Digital transformation was supposed to harness the power of technology and data to show us what was previously unseeable, and help us make better decisions going forward — but is it?
First, go ahead and cue up the song, if you’re of the age where just reading this post’s title conjurs up the chorus of the 80s one-hit wonder by Four Non-Blondes. Now that you’re jamming — let’s talk about the great big hill we are still trying to find our way to the top of.
Twenty-five years and my life is still
Trying to get up that great big hill of hope
For a destination
The “destination” I want to talk about is behavior change. And the “hill” we digital trailblazers all struggle with? Data-driven insights to empower that change.
We’ve been plugged in now for a long time, and much of our work and lives are intertwined in this digital mountain of data — yet with all this potential to see new horizons, what are we really getting? We know how many steps we take each day if we wear a smart watch. We know how many browser visits our web-pages get if we use an analytics tool. We know how many, how often, by whom, to whom, when, where, etc. And then what? What is all of this data actually showing us? If our goal is to get to a destination that shows us things which can change our behavior, improve our outcomes, have meaningful impacts on how we work and live our lives — are we connecting the right dots to create that successful route?
So many of our “digital transformation” tools just log singular data points and spit back to us what we already know, nothing more than a fancy step counter. I had 13000 steps yesterday, which was 300 more steps than I had on Tuesday — but so what? What is the effect of the steps? Just SEEING the data isn’t enough — because it doesn’t really offer a new set of behaviors that are inspired by a new belief system.
If I could look back and see all my steps from the past year, along with my blood pressure readings, my weight, my dietary intake details, and pictures of what I looked like — I would see a picture that is about cause / effect. Then imagine I could see thousands of others’ journeys (every action and outcome from every step) — THAT would give me a whole new reason to change the game, because I’d have a much richer set of data, and I’d likely see things I wasn’t aware of, or didn’t believe in because I hadn’t experienced it first hand. Now I have the ingredients for behavior change.
Do we understand which step, by whom, wearing what shoe, in what weather, on what day, in what temperature — got someone further up the hill?
It is the journey that must be studied and analyzed, not the destination. If we aren’t studying the cause / effect moments of each journey and passage of time, then how can we re-imagine the future routes we might map out for ourselves?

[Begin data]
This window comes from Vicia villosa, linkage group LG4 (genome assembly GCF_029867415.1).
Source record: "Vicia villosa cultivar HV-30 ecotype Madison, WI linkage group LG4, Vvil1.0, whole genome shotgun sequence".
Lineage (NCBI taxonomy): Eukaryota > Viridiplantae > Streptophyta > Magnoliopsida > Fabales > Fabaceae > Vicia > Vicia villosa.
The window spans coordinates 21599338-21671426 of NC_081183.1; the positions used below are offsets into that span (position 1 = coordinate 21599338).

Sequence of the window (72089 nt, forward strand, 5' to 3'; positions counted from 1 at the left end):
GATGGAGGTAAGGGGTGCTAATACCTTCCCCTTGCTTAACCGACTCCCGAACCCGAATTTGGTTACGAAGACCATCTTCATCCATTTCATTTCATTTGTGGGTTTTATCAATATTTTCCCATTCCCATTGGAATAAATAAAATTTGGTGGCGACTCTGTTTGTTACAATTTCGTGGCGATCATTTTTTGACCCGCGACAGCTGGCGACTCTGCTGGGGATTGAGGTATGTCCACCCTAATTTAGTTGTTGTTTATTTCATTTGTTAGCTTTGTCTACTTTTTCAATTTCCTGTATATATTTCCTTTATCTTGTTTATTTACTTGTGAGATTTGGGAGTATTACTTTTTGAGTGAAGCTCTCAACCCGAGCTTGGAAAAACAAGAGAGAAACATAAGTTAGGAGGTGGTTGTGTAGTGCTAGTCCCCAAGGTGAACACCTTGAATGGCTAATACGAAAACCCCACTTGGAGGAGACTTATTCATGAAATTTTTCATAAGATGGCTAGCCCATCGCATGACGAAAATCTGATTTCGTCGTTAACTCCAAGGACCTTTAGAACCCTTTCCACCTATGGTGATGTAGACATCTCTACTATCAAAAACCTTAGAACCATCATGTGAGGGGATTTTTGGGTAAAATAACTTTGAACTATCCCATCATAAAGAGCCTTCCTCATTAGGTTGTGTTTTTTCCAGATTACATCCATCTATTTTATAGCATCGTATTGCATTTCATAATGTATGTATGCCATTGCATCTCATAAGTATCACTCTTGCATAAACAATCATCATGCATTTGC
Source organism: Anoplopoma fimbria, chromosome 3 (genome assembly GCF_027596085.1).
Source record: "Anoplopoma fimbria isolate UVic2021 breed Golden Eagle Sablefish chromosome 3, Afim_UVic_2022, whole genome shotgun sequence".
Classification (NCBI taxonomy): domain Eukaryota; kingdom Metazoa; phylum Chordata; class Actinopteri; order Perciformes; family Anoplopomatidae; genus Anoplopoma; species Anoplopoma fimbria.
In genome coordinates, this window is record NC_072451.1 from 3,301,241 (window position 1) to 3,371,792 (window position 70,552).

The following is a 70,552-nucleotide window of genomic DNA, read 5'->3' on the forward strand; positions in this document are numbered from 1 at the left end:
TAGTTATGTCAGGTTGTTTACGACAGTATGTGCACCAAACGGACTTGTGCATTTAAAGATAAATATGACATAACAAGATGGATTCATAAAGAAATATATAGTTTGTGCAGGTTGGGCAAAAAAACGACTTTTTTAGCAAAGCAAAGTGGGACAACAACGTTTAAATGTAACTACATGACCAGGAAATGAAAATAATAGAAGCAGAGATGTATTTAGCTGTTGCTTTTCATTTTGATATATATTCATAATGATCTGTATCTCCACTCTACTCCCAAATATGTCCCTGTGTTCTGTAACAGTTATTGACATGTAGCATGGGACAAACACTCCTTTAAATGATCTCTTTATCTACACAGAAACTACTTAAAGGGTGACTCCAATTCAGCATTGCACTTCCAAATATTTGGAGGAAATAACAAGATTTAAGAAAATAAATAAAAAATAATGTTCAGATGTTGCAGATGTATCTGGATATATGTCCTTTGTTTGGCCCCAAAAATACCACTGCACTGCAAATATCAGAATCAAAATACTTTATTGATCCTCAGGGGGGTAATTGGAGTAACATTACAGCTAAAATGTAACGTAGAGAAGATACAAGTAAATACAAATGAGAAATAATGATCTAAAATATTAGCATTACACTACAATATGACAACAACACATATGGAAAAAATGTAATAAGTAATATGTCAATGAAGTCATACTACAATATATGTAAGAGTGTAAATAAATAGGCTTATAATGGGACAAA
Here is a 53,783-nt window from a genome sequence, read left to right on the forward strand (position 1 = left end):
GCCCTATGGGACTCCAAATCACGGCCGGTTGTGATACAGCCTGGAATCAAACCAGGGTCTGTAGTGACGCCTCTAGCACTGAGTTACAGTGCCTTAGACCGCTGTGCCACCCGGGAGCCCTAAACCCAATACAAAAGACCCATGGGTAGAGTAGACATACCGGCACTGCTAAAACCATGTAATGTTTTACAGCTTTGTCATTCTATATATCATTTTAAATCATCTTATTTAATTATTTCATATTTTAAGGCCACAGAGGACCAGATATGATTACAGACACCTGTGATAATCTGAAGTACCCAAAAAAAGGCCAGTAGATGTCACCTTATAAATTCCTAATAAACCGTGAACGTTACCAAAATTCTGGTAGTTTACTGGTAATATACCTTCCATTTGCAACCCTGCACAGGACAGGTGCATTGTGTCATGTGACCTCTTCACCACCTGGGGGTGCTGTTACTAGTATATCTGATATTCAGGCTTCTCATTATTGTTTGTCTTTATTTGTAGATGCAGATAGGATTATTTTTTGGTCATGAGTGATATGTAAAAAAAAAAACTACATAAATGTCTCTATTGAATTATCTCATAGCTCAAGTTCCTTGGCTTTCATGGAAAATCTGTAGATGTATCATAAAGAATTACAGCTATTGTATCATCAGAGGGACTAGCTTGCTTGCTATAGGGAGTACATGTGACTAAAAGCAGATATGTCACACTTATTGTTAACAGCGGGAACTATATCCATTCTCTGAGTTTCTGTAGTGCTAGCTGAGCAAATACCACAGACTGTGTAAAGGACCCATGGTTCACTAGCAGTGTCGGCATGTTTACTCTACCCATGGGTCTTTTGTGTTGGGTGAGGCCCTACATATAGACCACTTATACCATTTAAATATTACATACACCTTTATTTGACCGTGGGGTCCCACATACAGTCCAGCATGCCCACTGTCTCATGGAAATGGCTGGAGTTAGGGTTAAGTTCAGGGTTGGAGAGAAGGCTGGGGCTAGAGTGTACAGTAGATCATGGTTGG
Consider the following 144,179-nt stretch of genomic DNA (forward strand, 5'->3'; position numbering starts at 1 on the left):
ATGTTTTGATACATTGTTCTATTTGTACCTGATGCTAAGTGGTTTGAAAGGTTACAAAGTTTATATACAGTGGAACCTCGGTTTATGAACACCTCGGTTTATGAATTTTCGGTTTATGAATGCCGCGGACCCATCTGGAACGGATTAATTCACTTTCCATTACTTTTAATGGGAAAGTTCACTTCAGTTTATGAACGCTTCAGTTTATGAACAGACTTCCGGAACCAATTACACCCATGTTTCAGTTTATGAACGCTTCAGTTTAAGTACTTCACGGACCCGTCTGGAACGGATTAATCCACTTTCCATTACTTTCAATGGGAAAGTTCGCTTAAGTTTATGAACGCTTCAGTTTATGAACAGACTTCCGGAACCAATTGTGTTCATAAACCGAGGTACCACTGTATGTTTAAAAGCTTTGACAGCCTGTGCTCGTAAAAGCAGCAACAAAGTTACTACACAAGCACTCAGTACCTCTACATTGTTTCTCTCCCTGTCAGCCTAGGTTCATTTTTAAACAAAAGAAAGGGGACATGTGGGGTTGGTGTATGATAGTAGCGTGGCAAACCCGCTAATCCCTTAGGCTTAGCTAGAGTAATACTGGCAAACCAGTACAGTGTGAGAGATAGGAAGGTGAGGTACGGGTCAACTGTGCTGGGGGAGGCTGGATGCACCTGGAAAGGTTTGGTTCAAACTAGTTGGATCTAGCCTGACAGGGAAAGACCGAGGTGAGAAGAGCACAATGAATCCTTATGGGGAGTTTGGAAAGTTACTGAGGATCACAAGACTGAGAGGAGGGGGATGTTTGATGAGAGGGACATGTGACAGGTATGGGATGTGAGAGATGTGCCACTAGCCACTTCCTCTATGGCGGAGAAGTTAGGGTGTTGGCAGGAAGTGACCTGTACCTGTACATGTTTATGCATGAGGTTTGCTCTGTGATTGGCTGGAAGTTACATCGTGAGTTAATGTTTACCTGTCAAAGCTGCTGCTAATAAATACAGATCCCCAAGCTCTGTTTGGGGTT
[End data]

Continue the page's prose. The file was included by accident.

“Our behaviors reflect what we believe. If we want to change our behavior, we have to change our beliefs.”
― Patty Houser
So what is it exactly that we believe and what are those beliefs based on? We have all this data about what we do — which should give us a pretty clear picture of our beliefs — because we do what we believe. But if the data is just parroting back to us what we already know — how can this ever become transformational?
We change our beliefs when we gain insights about the effects of our actions. If we don’t know what the effect is, or the outcome, then no amount of data will present anything different to believe in. But if we can start to connect the “action / outcome” dots in smarter ways (“she did this, and then this happened”) then we can start to see how our path up the mountain needs to change, because our beliefs will be changed.
Herein lies the power (and promise) of big data. When we exist in a microsystem and only have our own “action/outcomes” to base our beliefs on — we will likely not waver. However, if we can see a larger picture of how everyone’s “action/outcomes” are looking — we can see where we might have blinders on, and we can expand our knowledge, insights — and beliefs. Then we can change our behaviors accordingly.
Looking at disconnected data around singular patterns with no correlation to outcomes or effects serves little purpose, except to say “look — here’s some data!” Knowing all the “what, when, who, where, why” data points doesn’t make for a story unless you also know what happens as the result of these factors.
A great story is one that takes you on an adventure, shows you things about the characters, the world (and yourself) that you didn’t know before, and every data point in the story matters. It all plays a role. But it doesn’t just tell you what you already know, it’s not a recording of events. It takes all the ingredients of what you think you know — and uses them to make something previously unknown knowable. We benefit from seeing this cause / effect creation happening in the story (vs. experimenting in our own lives) and we can learn and change via the story mechanism.
So — back to the data — and to this notion of digital transformation enabling us to get up the hill to a new destination. We can’t, and won’t, scale any big hills or find any new destinations if we don’t start asking more of our data, and of the stories we want to be told by it. We need dynamic and connected data that can be “always-on” but that can also be a time traveler. We need to look into the past, as well as the future, and also have a sense of our present storyline, overlaying with everyone else’s storylines.
Seeing the big picture cause / effect of the right datasets can deliver on the promise of digital transformation — but are you looking at the right things, and asking the right questions? I’d propose that you start there — before you expect to really know what’s going on.